Bench Memos

Bradley Smith, Case Western, and a Heap of Ironies

Inside Higher Ed reports that Bradley A. Smith–familiar to NRO readers as a tireless advocate of the freedom of political speech in the face of such abominations as McCain-Feingold–is being targeted by an anonymous gang of opponents to his candidacy for the deanship of the law school at Case Western Reserve University.  Smith, now a professor at Capital University law school (also in Ohio), is a former Federal Election Commission chairman and author of Unfree Speech: The Folly of Campaign Finance Reform (published by that scarcely-known, fly-by-night outfit, Princeton University Press).  His views have been partially vindicated in such landmarks as the 2010 ruling of the Supreme Court in Citizens United v. FEC.  Ah, but to his anonymous opponents at Case Against Smith, he is (you guessed it) an “extremist”!

Our own Jonathan Adler, a Case Western law professor, was right to call this an “anonymous smear campaign” in a letter to IHE (quoted in the story linked above).  Those responsible for this puerility should be ashamed of themselves.  Ironically, though, it is Smith himself who would most ardently back their right to voice their opinions anonymously–and Smith’s critics would be much less likely to do so.  In 1995, the Supreme Court decided McIntyre v. Ohio Elections Commission, striking down (7-2) an Ohio statute that required the disclosure of the identities of people engaging in political speech.  Smith strongly supported the McIntyre ruling (it wouldn’t surprise me if he authored an amicus brief in the case, but I don’t know).  It’s Smith’s adversaries on the left, in the struggle over campaign finance “reform,” who regularly demand identification of all speakers and funders of speech, regardless of the potential chilling effect.  Do Smith’s current opponents, in the Case Western deanship struggle, agree with Smith about McIntyre’s protection of anonymity–resulting from a case right there in Ohio–or would they have supported the “progressive” reform of the state’s invalidated “disclosure” statute?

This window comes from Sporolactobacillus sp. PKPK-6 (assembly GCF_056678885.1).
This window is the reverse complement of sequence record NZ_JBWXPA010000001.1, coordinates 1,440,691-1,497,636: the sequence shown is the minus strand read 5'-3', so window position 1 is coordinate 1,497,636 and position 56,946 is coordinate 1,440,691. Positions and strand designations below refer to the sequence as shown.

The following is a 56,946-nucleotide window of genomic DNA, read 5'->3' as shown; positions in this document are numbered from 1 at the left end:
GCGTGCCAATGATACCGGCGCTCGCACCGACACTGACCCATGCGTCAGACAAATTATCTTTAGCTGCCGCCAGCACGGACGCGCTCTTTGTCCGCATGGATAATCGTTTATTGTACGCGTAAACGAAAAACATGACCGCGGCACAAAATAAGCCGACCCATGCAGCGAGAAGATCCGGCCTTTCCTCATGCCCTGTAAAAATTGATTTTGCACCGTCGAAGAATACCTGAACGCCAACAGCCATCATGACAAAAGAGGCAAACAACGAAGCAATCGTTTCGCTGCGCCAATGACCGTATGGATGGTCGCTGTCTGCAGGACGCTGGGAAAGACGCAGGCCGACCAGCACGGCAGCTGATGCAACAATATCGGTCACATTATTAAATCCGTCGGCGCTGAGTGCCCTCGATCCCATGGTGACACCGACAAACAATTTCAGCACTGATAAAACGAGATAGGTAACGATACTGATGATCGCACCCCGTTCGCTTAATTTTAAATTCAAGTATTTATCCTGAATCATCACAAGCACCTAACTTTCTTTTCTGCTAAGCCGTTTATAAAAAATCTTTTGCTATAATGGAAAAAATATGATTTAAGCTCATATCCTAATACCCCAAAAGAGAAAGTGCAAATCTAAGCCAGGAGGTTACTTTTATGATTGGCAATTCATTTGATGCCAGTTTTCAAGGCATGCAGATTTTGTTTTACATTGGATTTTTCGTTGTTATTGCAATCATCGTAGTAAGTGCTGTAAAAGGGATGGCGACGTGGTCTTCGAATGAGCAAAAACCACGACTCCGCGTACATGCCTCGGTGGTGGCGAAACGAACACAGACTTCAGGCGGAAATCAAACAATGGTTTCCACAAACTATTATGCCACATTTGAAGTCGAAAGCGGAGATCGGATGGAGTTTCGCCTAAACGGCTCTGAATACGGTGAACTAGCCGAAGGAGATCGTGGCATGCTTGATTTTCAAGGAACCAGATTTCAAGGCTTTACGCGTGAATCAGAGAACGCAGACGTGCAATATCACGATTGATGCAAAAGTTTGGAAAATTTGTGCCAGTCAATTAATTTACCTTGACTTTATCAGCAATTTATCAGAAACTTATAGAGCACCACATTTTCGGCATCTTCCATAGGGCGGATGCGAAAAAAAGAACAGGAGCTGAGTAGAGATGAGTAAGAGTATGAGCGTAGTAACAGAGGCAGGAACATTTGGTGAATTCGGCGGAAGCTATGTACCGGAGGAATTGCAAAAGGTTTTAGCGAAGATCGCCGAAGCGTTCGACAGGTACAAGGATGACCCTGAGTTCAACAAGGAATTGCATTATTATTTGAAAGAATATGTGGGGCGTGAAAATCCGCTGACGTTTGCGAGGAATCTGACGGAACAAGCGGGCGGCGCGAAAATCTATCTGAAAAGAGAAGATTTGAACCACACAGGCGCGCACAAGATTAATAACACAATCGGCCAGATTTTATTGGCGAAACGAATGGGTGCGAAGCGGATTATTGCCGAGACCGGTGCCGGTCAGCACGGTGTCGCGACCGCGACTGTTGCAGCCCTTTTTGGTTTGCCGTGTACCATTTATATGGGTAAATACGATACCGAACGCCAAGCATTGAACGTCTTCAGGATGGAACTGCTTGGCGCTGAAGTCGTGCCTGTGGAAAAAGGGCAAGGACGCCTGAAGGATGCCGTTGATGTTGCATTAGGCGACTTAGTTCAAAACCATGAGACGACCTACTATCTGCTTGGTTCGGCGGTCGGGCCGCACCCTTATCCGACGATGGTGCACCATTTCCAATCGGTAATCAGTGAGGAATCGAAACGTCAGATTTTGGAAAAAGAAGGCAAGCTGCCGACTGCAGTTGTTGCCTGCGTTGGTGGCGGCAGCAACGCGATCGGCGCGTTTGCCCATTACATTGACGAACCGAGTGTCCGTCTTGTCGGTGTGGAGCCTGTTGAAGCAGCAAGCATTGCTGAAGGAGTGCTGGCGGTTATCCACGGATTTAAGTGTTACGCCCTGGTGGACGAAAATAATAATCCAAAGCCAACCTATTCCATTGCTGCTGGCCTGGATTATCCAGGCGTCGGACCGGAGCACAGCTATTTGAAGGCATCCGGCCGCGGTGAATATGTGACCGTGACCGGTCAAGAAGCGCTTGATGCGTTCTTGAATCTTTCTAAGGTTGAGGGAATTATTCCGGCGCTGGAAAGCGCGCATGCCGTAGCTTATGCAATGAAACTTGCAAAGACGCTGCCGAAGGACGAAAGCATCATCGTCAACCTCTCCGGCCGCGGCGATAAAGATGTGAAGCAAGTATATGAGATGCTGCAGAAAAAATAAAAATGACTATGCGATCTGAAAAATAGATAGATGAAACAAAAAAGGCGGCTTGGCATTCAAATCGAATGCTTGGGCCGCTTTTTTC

If they like McIntyre, they should like Smith–and they should change their tune about him or shut down.  If they dislike McIntyre, they should come out and say who they are.  Don’tcha think?

Matthew J. Franck is the Director of the William E. and Carol G. Simon Center on Religion and the Constitution at the Witherspoon Institute in Princeton, New Jersey.

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